Neighbourhood Rochdale is part of RBC’s Rail Corridor strategy, an ambitious public-private sector project to revitalise neighbourhoods by building homes and workspace close to the Borough’s five railway stations. Wider plans at Rochdale station, for example, will deliver 1,500 new homes, employment space, new transport links and improved station facilities.

Work also started on the restoration of the Victorian Grade I Listed Town Hall in 2020, a £16 million project funded by RBC and the National Lottery Heritage Fund. This will repair and restore the landmark building, bring it back into full use, and make it accessible both to the community and tourists. The phase one building contract was completed in the summer of 2021 and phase two will commence in the New Year.

The Financial Times characterised Rochdale’s approach to regeneration as radical because as well as putting the economic fundamentals in place, it is planning to build the Advanced Machinery and Productivity Institute (AMPI), a centre of excellence to help UK businesses develop next generation machine tools.

AMPI is the brainchild of Tony Bannan of Holroyd Precision, a machine tool manufacturer in Rochdale and Paul Shore from the National Physical Laboratory (NPL). It was developed by NPL, the Manufacturing Technologies Association, local universities and the RDA with a partnership formed in 2020 to drive the vision forward. £15 million of Towns Fund capital funding has been secured for the project and £22.6 million of revenue funding from the UKRI Strength in Places Fund. With an economy dominated by manufacturing and logistics Rochdale is particularly vulnerable to job losses as a result of automation and technology adoption. AMPI now sits at the forefront not only of Rochdale’s growth plans but also of Greater Manchester’s plans for Innovation GM, the combined authority’s blueprint for boosting research and development investment in the city-region.

The capacity of the local labour force to benefit from high-quality jobs being brought to the town is also being addressed. An Inclusive Skills, Work and Health Plan has been developed alongside the ten-year Growth Plan to ensure local people benefit from developments to improve the local economy and businesses are able to find the right people to work for them.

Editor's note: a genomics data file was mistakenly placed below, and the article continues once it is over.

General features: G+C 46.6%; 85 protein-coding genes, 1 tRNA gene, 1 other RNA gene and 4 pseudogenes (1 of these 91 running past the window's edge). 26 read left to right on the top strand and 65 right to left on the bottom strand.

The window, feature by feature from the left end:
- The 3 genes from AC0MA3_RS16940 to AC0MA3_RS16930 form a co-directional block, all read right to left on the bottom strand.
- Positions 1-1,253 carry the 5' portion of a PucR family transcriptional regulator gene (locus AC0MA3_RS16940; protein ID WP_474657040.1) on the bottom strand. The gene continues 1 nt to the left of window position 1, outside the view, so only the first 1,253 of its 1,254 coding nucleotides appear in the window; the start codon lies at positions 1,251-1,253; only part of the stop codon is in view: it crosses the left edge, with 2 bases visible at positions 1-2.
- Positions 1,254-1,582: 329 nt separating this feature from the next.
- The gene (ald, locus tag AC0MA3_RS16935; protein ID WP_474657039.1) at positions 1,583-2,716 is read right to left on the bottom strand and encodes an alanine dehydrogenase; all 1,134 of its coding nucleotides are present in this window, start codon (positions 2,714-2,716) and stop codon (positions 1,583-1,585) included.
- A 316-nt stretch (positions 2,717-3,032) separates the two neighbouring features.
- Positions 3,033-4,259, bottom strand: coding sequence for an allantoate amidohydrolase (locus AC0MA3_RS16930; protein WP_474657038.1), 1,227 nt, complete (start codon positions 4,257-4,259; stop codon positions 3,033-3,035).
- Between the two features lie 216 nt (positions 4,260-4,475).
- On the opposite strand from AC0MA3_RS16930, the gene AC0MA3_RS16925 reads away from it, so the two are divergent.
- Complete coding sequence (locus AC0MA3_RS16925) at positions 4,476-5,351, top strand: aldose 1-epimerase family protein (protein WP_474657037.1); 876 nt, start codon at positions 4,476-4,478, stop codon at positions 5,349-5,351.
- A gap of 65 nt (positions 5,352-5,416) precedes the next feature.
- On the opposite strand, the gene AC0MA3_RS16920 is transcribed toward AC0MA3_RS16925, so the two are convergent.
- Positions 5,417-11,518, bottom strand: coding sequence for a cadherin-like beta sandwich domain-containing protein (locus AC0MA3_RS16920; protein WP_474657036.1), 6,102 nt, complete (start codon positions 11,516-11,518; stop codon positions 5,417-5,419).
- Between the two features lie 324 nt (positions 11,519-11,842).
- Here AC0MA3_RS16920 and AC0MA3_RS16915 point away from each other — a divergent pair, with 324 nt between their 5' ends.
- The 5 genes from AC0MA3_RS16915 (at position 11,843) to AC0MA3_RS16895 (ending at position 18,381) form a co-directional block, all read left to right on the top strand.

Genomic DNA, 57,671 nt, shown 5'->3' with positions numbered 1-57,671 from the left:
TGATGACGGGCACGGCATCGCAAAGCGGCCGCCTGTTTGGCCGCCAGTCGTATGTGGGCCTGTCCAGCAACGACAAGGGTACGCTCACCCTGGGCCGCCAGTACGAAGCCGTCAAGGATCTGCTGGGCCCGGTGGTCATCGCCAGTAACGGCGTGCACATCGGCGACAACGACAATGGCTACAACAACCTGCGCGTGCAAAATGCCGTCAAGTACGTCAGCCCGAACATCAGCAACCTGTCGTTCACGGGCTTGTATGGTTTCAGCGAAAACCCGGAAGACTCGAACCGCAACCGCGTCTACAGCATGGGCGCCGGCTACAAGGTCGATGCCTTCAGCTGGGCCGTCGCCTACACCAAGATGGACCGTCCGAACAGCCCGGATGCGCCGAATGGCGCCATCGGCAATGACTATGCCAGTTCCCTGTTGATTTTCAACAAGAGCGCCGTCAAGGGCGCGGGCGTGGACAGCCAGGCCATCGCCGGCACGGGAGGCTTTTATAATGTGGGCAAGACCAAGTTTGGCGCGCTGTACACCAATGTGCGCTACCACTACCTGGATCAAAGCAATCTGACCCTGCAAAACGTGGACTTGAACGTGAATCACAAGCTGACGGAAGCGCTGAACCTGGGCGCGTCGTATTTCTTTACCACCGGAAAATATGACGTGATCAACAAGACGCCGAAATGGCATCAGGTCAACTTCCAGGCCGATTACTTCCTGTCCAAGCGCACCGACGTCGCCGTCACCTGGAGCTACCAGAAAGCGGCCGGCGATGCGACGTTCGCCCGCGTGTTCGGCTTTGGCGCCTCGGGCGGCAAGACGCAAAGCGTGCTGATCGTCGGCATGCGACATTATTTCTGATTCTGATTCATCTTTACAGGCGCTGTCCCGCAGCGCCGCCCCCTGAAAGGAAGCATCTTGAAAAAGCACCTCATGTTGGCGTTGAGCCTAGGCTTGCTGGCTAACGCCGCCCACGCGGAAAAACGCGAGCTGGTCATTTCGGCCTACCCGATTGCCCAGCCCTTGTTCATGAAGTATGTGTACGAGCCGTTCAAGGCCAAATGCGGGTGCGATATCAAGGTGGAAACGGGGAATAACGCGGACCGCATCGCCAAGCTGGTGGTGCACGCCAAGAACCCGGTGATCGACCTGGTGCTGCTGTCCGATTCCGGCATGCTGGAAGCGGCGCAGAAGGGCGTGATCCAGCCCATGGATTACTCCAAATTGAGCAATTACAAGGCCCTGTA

Much of the employment and skills and business support work in Rochdale in the last 18 months has been dominated by the response to coronavirus. The Economic Affairs team’s delivery of commercial DWP/ESFA contracts was shifted in 2020 to align with emerging local priorities, including matching customer skills to immediate job vacancies in the essential retail sector. The team also recruited over 200 testers within a short timeframe, to meet local testing priorities. The membership of the “Get Rochdale Working” Facebook page was increased from 1,000 to 9,000 members in 2020, resulting in widening support to people not previously known to services. The page is widely used by both local employers and training providers.

Young people were particularly impacted by the pandemic and the team secured funding to set up and resource the Youth Hub that offers support additional to the DWP. An ESOL Advice Service was set up responding to the need for more provision to support people particularly affected by Covid. The Economic Affairs team was responsible for the rapid delivery of the Covid support programme, including financial support and advice. The RDA issued 69 editions of Business Matters newsletters to a database of 1,200 recipients in 2020-21. They also used Duedil and in-house databases to identify local companies eligible for Covid assistance.

In summary, the partnership of RBC and the RDA delivered an effective response to Covid in 2020 and 2021 while focusing on growing the Rochdale economy and creating a platform for future prosperity in the Borough. We are proud of our achievements and delighted to recently receive the recognition which comes with the LGC award for Economic Support.

Chris Norwood is Head of Strategy at Rochdale Development Agency, a Member of the IED